Yet I did not regret my coming to my pleasure. godmother's house. If Noel chilled me, He was in the room when we came in, his mother did not. I had known so but not at his easel. The space about little affection in my life that the quiet that was vacant, and upon it stood bis love she presently began to bestow on framed picture. We went up together me, stole into my heart like very sun- and stood before it. shine. I returned her what she gave to It was a large picture, divided into two me; and in spite of Noel Erickson, and compartments, both representing the same the gloominess of the ancient town, my scene--a sea-shore, girt to the right by a new home became very pleasant to me. line of rocks-but in one the water was She said that I made it brighter to her lying calmly under an azure sky, and the too; perhaps I did : I can still remember spars of the rocks glittered in sunshine ; the sound of my merry laughter, as in the other the sea was lashed into high through the months of that first winter it crests of foam, and one red cleft in the VOL XLIV.-NO. I.



heavy thunder-clouds illumined the whole He waited for no answer when he had canvas with a lurid light.

spoken. In a few moments after he was I looked at both pictures, but I turned again engaged at the occupation he had from the second quickly. The warm, soft left, and I was silently on my way down sunshine, the calm, blue water - these stairs. things I liked; that picture had rest and I went back alone to the room, and the beauty and quiet light in it ; I liked it as seat that I had left. My cheek was hotI had liked no other creation I had ever but I took up my sewing again, and seen of Noel's. I was glad to be able to worked. It was drawing towards evening speak what I felt : I exclaimed heartily: then: I worked till the sun set. I was “ This is beautiful.”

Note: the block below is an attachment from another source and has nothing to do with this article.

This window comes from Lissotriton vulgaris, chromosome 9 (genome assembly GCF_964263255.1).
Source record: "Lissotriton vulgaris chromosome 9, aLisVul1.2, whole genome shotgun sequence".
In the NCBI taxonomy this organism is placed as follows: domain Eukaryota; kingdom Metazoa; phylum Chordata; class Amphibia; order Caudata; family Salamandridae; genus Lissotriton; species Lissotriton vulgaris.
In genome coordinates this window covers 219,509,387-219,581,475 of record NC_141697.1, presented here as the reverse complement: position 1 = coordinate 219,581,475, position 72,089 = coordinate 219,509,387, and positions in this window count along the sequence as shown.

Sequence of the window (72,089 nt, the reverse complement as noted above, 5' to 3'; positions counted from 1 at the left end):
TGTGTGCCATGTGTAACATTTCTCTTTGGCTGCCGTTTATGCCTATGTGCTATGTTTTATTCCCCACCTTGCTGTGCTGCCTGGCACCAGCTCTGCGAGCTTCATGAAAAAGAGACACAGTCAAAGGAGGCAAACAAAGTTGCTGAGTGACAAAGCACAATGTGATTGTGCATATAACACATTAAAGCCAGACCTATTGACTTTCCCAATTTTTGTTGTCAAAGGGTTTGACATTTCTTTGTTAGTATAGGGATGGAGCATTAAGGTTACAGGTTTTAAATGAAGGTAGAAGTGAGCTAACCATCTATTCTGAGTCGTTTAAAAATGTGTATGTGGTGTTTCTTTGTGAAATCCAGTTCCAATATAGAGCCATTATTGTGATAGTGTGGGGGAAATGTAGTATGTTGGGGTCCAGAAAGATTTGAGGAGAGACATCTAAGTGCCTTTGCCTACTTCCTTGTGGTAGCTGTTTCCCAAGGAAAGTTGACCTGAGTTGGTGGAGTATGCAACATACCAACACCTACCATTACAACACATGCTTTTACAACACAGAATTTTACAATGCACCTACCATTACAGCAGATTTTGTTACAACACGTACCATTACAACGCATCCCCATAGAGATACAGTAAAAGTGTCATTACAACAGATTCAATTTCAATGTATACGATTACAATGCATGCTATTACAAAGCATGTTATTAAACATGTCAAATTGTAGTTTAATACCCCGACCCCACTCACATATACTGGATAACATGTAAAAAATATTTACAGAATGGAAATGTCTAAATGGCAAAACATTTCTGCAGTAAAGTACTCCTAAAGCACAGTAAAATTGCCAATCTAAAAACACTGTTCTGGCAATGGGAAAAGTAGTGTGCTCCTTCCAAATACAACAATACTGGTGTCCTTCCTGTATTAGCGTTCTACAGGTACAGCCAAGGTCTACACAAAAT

still alone, and only when twilight began “Which is beautiful, Ruth ?" Noel sud- to come did I lay my work aside. denly asked.

It was very quiet. The evening brightI looked at him as he came towards us; ness was stealing softly through the narthere was a slight contemptuous scorn in row lights of the accustomed windows, his face that for a moment irritated me. and the church was growing dark against I knew the answer that he expected, and the sky. I began to think how it stood I gave it to him half defiantly.

there, night by night, strong, like an The first !"

eternal shadow. Was it built perhaps in “ You do not like the other, then ?” the strength of sorrow? "I am no judge of pictures.”

I had heard tales of persecutions suf"Perhaps not. But you think—what ?" fered in this city long ago. With a

There was an ungentle smile upon his strange interest I sat and pondered upon lips; another look would have made me the men who might have reared those humble, but that angered me.

blackened stones—upon the hands that “I think,” I answered quickly," that might have cut those old devices. They pictures were meant to make us happy were all solemn and stern—they were not when we look at them — and that one joyous. There was no luxury in them of does not.”

waving leaves—there were no birds flut-, “But pictures can not only be painted tering amidst twisted branches. There when men are happy, Ruth,” my godmo- was neither joy nor laughter in the ther said ; " and if they are unhappy their sculptured forms that, from the grisly pictures will show signs of their sorrow.” heads and outstretched griffin claws down